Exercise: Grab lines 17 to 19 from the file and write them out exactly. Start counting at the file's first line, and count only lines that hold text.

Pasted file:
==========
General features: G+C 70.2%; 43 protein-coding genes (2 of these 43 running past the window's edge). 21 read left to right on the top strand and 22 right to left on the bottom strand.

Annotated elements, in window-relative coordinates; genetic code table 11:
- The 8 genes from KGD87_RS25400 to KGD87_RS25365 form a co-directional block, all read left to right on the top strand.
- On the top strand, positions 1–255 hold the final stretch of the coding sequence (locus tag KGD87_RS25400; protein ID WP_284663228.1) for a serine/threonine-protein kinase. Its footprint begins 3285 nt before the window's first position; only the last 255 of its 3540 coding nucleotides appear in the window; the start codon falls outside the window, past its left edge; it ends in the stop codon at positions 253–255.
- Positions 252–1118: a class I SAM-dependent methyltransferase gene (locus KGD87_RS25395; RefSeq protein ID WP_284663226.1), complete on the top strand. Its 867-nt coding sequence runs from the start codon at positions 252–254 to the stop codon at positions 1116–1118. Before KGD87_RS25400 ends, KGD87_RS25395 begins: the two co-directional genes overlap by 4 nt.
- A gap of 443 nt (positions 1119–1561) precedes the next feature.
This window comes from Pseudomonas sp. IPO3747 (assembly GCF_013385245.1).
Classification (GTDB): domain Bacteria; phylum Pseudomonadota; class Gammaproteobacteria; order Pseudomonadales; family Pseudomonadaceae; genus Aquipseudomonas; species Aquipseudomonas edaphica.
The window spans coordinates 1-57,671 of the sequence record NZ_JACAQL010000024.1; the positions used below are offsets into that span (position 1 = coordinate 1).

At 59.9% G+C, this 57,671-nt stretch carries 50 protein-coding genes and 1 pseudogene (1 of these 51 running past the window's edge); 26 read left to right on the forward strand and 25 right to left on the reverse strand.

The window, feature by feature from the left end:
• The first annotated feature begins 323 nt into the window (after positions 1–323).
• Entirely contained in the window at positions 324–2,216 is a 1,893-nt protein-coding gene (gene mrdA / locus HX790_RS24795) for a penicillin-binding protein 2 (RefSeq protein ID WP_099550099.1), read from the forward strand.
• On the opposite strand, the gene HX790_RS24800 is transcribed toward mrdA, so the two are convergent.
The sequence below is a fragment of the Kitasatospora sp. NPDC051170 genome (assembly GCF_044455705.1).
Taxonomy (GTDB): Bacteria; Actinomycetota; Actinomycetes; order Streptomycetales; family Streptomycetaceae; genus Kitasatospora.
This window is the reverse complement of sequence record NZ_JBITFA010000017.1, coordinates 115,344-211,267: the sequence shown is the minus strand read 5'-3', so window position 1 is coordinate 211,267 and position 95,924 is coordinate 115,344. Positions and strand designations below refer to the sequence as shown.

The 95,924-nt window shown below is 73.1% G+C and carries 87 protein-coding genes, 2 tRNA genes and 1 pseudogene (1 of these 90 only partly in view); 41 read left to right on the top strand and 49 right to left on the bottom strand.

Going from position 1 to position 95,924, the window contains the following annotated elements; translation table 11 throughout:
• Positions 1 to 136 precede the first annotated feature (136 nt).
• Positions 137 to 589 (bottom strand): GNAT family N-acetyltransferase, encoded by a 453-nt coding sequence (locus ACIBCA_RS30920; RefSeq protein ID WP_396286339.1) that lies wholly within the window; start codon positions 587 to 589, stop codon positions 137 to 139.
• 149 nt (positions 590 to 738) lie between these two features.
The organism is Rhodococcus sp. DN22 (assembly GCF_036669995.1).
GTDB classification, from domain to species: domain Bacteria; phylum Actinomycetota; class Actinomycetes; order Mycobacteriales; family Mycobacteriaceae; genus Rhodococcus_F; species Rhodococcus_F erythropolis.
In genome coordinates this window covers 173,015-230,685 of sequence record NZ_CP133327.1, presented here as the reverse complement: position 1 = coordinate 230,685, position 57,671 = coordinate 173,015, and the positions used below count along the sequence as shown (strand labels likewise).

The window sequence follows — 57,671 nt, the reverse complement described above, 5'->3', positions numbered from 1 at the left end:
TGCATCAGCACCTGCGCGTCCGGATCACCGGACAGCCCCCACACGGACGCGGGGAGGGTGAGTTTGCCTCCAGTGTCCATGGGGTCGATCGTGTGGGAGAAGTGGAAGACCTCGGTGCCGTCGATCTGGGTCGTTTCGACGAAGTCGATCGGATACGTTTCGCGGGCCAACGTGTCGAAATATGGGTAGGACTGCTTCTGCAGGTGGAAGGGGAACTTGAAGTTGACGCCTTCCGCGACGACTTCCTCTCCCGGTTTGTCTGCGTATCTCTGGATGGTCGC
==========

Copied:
This window is the reverse complement of sequence record NZ_JBITFA010000017.1, coordinates 115,344-211,267: the sequence shown is the minus strand read 5'-3', so window position 1 is coordinate 211,267 and position 95,924 is coordinate 115,344. Positions and strand designations below refer to the sequence as shown.

The 95,924-nt window shown below is 73.1% G+C and carries 87 protein-coding genes, 2 tRNA genes and 1 pseudogene (1 of these 90 only partly in view); 41 read left to right on the top strand and 49 right to left on the bottom strand.

Going from position 1 to position 95,924, the window contains the following annotated elements; translation table 11 throughout: